Show Less
Restricted access

A Policy History of Standards-Based Education in America


Boyce Brown

A Policy History of Standards-Based Education in America is a narrative history of the development of standards-based education in the United States over the last several decades, from the perspective of anarchist cultural studies. There have been other books on the evolution of federal education policy, but few have struck the right balance between describing how it actually happened while still providing a theoretical framework, and none have kept the focus specifically on standards-based education. These related books have also rightly noted the great diversity of players, factions, interest groups, and organizations that helped move federal education policy from «equity», to «excellence», to «accountability» over the last four decades. This book goes on to make the original claim (using a rigorous analysis of the historical record) that big business was the primary empirical driver behind standards-based education and «global economic competitiveness» was the primary ideological driver. Finally, the book concludes by interrogating the implicit claims embedded within global competitiveness ideology; that the present international economy will continue as it has indefinitely, which is mathematically impossible. Unless things change quickly, this planet is heading toward economic, environmental, and geostrategic shocks of the very first order of magnitude. An eco-pedagogy for anarchist bioregions might be part of the solution.
The leading markets for this book will be major public and Division 1 research university libraries and university courses in education policy, education law, education history, political science, and public policy.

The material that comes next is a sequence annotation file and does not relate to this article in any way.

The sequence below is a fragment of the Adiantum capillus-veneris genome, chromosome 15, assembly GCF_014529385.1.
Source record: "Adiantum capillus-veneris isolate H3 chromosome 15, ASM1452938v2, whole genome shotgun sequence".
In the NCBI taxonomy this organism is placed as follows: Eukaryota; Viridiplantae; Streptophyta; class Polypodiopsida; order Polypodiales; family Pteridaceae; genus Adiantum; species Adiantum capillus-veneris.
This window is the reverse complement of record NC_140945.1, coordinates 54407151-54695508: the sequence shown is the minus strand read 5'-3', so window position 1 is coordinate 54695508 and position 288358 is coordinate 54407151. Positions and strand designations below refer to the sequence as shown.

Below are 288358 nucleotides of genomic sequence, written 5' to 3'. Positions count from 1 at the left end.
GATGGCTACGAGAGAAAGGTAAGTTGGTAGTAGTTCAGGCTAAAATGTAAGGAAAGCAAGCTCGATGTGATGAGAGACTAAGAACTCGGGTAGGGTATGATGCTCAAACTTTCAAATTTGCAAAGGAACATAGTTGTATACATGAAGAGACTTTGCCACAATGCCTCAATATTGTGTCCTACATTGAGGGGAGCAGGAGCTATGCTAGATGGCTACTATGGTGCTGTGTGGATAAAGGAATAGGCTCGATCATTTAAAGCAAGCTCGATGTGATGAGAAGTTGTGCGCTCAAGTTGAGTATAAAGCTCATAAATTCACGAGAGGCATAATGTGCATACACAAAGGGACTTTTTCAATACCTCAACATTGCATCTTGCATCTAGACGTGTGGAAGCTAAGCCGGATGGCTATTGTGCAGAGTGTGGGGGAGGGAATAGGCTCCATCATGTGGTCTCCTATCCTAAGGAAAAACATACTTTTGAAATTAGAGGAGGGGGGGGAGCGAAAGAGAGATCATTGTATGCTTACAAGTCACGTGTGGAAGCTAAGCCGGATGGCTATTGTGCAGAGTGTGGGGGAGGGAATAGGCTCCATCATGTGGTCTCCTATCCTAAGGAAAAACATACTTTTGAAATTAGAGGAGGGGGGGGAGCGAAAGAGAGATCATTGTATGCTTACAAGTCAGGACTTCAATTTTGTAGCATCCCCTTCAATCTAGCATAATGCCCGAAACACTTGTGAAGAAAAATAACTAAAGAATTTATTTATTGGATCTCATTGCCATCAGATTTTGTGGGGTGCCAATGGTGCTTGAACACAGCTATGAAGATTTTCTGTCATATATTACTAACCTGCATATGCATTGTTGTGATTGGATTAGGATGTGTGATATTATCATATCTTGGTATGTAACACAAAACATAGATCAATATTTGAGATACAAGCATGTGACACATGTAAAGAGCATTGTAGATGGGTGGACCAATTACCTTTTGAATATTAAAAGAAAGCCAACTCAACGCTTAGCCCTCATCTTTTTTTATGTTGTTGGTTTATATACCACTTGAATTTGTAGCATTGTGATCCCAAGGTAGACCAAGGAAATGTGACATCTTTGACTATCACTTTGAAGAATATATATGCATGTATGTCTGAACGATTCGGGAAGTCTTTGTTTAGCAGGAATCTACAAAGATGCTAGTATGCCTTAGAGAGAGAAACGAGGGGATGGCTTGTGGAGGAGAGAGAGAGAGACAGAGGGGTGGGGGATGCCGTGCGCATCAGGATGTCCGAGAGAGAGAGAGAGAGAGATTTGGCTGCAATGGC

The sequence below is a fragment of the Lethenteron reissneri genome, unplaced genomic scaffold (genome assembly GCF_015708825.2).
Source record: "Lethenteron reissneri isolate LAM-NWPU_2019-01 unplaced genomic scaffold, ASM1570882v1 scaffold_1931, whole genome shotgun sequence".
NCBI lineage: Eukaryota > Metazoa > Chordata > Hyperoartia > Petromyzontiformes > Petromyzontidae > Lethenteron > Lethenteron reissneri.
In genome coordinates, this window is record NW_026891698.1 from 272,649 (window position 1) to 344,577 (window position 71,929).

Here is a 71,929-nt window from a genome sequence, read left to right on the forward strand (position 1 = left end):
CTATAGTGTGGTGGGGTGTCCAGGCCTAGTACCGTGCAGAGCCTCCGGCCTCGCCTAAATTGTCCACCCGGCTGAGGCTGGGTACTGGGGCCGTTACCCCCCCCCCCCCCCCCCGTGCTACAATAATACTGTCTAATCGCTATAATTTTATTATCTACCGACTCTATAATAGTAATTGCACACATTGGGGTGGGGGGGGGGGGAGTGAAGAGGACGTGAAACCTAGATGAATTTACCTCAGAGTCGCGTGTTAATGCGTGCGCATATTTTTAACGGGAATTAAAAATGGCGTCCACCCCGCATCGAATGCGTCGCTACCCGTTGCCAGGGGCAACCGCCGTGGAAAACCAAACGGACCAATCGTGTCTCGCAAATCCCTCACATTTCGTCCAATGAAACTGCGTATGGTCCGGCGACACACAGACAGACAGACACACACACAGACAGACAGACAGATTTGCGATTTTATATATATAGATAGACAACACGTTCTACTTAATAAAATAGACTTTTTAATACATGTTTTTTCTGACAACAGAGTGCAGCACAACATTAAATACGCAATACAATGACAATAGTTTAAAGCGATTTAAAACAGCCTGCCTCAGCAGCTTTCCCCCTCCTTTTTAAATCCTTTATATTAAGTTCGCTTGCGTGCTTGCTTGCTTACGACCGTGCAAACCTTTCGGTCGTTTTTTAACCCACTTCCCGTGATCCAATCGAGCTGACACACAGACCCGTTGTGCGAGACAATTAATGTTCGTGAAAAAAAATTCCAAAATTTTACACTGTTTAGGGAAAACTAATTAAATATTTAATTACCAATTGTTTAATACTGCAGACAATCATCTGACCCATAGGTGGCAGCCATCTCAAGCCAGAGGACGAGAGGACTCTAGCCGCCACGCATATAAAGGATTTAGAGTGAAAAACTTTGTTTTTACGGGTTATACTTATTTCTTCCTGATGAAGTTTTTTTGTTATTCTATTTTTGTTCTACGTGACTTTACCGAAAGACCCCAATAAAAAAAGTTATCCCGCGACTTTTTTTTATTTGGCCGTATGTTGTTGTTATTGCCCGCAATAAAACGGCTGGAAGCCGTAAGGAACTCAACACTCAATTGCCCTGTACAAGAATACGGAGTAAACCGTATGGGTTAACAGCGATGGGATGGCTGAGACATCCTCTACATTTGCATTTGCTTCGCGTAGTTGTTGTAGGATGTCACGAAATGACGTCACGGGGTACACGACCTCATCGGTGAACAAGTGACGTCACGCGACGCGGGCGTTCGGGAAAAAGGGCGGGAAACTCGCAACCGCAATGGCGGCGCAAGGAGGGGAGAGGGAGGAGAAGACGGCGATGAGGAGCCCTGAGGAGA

Show Summary Details
Restricted access

Chapter 1. Introduction

← viii | 1 →·1·


I would contend that the three main stages of the American economy have created three main different types of educational policy: 1) common schools of the agrarian period (from the colonial period to the late 19th century), 2) compulsory mass schooling and the rise of graduate schools of education during industrialization (from the late 19th century to the late 20th century), and 3) the family of reform models first called “systematic reform” and “school restructuring” in the 1980s and later consolidated under the broad rubric of “accountability” during the post-industrial phase over the last few decades (Emery, 2002).

Standards-based education is a central part of this complex of closely related reform ideas generally referred to as accountability. Building on Apple (2006) these include 1) raising the standards (first in the everyday sense of the term, later as explicit written guidelines in each subject matter and grade or grade spans), 2) testing frequently, and 3) raising the stakes in terms of rewards or sanctions for students, teachers, principals, schools, districts, and states based largely on those test results.

Since the seminal 1983 A Nation at Risk study marked the beginning of a major shift in the values debate in educational policy away from equity and equality towards efficiency and excellence, numerous educational reform ← 1 | 2 →concepts have come and gone. In this book, I hope to demonstrate that the one that may have had the biggest impact over the longest period since then has been standards-based education....

You are not authenticated to view the full text of this chapter or article.

This site requires a subscription or purchase to access the full text of books or journals.

Do you have any questions? Contact us.

Or login to access all content.